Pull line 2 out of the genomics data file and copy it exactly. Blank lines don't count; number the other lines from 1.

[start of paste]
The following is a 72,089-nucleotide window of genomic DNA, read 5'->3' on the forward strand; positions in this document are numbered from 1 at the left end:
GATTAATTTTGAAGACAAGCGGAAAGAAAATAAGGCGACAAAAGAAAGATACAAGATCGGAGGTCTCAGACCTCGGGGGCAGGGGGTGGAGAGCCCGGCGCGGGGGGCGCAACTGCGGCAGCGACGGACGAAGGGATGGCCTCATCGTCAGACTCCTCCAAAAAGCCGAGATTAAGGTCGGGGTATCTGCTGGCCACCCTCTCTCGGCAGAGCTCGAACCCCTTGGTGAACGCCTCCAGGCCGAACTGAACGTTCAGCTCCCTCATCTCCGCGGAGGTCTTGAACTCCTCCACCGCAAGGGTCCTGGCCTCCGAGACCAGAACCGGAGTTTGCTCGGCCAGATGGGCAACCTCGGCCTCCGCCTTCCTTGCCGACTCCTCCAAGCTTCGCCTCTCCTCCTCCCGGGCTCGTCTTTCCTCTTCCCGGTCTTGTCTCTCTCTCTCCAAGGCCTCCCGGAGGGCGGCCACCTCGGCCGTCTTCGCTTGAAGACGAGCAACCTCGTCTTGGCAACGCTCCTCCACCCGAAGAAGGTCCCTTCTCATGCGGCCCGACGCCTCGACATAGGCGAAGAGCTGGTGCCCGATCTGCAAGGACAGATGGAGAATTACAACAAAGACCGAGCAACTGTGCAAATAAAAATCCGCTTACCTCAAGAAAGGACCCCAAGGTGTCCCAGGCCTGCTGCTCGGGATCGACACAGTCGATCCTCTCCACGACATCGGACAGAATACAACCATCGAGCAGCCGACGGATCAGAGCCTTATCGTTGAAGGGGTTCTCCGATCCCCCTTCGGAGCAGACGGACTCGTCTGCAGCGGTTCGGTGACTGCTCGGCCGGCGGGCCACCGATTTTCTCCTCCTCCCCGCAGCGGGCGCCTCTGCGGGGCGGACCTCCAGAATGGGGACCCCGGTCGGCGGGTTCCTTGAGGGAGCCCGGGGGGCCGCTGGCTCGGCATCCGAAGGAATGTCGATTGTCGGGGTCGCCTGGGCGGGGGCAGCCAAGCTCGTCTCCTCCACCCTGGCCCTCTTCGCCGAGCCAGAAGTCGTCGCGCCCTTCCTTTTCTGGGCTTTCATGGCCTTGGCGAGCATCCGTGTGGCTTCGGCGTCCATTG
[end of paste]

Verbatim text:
GATTAATTTTGAAGACAAGCGGAAAGAAAATAAGGCGACAAAAGAAAGATACAAGATCGGAGGTCTCAGACCTCGGGGGCAGGGGGTGGAGAGCCCGGCGCGGGGGGCGCAACTGCGGCAGCGACGGACGAAGGGATGGCCTCATCGTCAGACTCCTCCAAAAAGCCGAGATTAAGGTCGGGGTATCTGCTGGCCACCCTCTCTCGGCAGAGCTCGAACCCCTTGGTGAACGCCTCCAGGCCGAACTGAACGTTCAGCTCCCTCATCTCCGCGGAGGTCTTGAACTCCTCCACCGCAAGGGTCCTGGCCTCCGAGACCAGAACCGGAGTTTGCTCGGCCAGATGGGCAACCTCGGCCTCCGCCTTCCTTGCCGACTCCTCCAAGCTTCGCCTCTCCTCCTCCCGGGCTCGTCTTTCCTCTTCCCGGTCTTGTCTCTCTCTCTCCAAGGCCTCCCGGAGGGCGGCCACCTCGGCCGTCTTCGCTTGAAGACGAGCAACCTCGTCTTGGCAACGCTCCTCCACCCGAAGAAGGTCCCTTCTCATGCGGCCCGACGCCTCGACATAGGCGAAGAGCTGGTGCCCGATCTGCAAGGACAGATGGAGAATTACAACAAAGACCGAGCAACTGTGCAAATAAAAATCCGCTTACCTCAAGAAAGGACCCCAAGGTGTCCCAGGCCTGCTGCTCGGGATCGACACAGTCGATCCTCTCCACGACATCGGACAGAATACAACCATCGAGCAGCCGACGGATCAGAGCCTTATCGTTGAAGGGGTTCTCCGATCCCCCTTCGGAGCAGACGGACTCGTCTGCAGCGGTTCGGTGACTGCTCGGCCGGCGGGCCACCGATTTTCTCCTCCTCCCCGCAGCGGGCGCCTCTGCGGGGCGGACCTCCAGAATGGGGACCCCGGTCGGCGGGTTCCTTGAGGGAGCCCGGGGGGCCGCTGGCTCGGCATCCGAAGGAATGTCGATTGTCGGGGTCGCCTGGGCGGGGGCAGCCAAGCTCGTCTCCTCCACCCTGGCCCTCTTCGCCGAGCCAGAAGTCGTCGCGCCCTTCCTTTTCTGGGCTTTCATGGCCTTGGCGAGCATCCGTGTGGCTTCGGCGTCCATTG